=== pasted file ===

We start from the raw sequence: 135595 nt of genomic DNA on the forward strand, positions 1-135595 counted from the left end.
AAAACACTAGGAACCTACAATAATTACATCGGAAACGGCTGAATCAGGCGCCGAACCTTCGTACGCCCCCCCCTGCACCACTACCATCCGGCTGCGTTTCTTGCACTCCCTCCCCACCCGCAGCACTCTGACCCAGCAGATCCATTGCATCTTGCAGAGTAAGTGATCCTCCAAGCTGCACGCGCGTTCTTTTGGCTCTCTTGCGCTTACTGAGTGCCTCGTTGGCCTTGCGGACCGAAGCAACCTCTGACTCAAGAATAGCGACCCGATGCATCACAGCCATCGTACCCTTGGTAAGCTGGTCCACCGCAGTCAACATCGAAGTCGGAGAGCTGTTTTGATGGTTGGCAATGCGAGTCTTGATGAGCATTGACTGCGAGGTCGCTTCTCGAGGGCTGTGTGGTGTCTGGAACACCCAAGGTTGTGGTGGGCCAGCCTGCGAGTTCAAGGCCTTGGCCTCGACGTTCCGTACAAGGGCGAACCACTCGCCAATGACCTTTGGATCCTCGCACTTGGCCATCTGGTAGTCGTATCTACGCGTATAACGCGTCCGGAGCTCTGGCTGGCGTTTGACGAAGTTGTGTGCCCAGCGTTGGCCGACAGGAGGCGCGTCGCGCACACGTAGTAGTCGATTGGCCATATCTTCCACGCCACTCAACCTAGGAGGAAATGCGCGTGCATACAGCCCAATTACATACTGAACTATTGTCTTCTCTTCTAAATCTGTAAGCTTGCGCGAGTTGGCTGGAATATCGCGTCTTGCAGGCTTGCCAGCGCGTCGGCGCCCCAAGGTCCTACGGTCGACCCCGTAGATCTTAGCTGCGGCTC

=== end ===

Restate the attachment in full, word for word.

We start from the raw sequence: 135595 nt of genomic DNA on the forward strand, positions 1-135595 counted from the left end.
AAAACACTAGGAACCTACAATAATTACATCGGAAACGGCTGAATCAGGCGCCGAACCTTCGTACGCCCCCCCCTGCACCACTACCATCCGGCTGCGTTTCTTGCACTCCCTCCCCACCCGCAGCACTCTGACCCAGCAGATCCATTGCATCTTGCAGAGTAAGTGATCCTCCAAGCTGCACGCGCGTTCTTTTGGCTCTCTTGCGCTTACTGAGTGCCTCGTTGGCCTTGCGGACCGAAGCAACCTCTGACTCAAGAATAGCGACCCGATGCATCACAGCCATCGTACCCTTGGTAAGCTGGTCCACCGCAGTCAACATCGAAGTCGGAGAGCTGTTTTGATGGTTGGCAATGCGAGTCTTGATGAGCATTGACTGCGAGGTCGCTTCTCGAGGGCTGTGTGGTGTCTGGAACACCCAAGGTTGTGGTGGGCCAGCCTGCGAGTTCAAGGCCTTGGCCTCGACGTTCCGTACAAGGGCGAACCACTCGCCAATGACCTTTGGATCCTCGCACTTGGCCATCTGGTAGTCGTATCTACGCGTATAACGCGTCCGGAGCTCTGGCTGGCGTTTGACGAAGTTGTGTGCCCAGCGTTGGCCGACAGGAGGCGCGTCGCGCACACGTAGTAGTCGATTGGCCATATCTTCCACGCCACTCAACCTAGGAGGAAATGCGCGTGCATACAGCCCAATTACATACTGAACTATTGTCTTCTCTTCTAAATCTGTAAGCTTGCGCGAGTTGGCTGGAATATCGCGTCTTGCAGGCTTGCCAGCGCGTCGGCGCCCCAAGGTCCTACGGTCGACCCCGTAGATCTTAGCTGCGGCTC